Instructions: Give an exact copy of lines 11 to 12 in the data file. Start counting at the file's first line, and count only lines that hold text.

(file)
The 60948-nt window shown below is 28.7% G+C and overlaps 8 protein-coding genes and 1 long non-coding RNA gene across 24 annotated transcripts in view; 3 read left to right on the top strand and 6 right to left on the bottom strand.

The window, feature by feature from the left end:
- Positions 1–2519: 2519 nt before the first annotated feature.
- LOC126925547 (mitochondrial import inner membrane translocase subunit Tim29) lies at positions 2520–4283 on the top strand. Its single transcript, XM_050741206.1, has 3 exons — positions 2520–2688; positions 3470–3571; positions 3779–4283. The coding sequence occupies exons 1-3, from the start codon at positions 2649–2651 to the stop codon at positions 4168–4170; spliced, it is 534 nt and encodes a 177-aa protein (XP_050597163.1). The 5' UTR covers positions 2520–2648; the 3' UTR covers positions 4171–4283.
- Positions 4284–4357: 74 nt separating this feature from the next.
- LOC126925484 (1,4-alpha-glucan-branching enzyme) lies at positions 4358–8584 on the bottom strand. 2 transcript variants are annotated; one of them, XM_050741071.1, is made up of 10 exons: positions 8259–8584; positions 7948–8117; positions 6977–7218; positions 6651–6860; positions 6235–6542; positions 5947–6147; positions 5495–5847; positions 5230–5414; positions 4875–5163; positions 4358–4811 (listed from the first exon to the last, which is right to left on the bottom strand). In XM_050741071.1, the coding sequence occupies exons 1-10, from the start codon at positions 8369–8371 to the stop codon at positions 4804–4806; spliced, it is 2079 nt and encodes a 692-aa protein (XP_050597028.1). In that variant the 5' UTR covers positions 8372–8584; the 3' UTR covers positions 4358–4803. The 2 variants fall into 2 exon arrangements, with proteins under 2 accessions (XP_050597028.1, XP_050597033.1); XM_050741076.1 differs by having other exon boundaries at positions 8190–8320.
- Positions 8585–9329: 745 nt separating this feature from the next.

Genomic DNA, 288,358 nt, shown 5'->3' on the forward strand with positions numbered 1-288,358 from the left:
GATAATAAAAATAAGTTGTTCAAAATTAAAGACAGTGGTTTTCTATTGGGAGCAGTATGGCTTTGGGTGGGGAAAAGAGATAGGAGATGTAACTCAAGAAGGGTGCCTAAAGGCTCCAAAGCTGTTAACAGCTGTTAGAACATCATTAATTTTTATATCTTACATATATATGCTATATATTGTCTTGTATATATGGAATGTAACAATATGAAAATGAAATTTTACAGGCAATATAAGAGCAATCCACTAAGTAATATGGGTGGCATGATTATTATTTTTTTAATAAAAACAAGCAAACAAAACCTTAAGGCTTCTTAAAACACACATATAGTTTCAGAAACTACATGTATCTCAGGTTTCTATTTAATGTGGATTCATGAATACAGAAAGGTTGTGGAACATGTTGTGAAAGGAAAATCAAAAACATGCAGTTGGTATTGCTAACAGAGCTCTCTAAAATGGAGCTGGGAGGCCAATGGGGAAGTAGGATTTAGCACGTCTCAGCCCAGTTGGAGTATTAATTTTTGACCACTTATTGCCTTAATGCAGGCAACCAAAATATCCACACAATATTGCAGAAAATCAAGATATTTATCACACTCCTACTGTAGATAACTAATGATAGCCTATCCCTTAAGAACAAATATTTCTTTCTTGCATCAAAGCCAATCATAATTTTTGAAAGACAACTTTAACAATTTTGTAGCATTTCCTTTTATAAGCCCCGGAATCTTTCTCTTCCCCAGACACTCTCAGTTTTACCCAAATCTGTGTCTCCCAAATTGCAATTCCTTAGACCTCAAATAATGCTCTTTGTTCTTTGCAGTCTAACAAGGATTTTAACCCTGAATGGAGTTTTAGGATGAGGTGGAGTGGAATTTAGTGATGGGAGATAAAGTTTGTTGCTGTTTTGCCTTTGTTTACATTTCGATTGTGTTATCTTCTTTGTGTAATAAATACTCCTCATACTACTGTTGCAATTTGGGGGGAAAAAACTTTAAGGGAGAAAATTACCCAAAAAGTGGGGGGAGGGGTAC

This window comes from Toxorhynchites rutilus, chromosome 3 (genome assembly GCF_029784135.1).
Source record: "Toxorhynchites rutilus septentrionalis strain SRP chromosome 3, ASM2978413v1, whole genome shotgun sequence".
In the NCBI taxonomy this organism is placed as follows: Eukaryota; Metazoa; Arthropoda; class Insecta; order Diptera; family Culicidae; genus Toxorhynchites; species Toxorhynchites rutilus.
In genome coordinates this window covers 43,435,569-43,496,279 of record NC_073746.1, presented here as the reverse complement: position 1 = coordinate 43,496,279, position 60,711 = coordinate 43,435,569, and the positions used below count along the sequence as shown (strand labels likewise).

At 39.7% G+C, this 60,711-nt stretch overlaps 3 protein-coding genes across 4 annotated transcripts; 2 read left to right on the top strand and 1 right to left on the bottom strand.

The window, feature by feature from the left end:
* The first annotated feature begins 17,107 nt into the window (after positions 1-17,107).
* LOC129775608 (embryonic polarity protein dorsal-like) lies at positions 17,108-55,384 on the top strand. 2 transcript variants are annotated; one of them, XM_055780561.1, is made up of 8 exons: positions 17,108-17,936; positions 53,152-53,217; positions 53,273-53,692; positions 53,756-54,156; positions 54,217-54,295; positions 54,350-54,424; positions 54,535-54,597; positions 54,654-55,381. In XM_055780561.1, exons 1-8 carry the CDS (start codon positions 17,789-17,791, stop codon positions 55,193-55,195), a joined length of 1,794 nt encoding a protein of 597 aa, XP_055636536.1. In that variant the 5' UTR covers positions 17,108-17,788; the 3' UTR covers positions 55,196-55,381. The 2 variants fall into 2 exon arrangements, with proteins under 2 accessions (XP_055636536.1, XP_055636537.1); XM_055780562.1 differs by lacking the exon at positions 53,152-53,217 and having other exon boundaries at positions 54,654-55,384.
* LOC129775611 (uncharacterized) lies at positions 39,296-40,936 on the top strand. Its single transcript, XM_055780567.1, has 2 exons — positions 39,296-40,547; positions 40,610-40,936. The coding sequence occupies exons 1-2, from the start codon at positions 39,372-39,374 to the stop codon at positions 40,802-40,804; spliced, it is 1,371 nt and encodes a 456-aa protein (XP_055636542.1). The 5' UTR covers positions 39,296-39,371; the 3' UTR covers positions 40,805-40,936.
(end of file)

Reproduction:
Source record: "Toxorhynchites rutilus septentrionalis strain SRP chromosome 3, ASM2978413v1, whole genome shotgun sequence".
In the NCBI taxonomy this organism is placed as follows: Eukaryota; Metazoa; Arthropoda; class Insecta; order Diptera; family Culicidae; genus Toxorhynchites; species Toxorhynchites rutilus.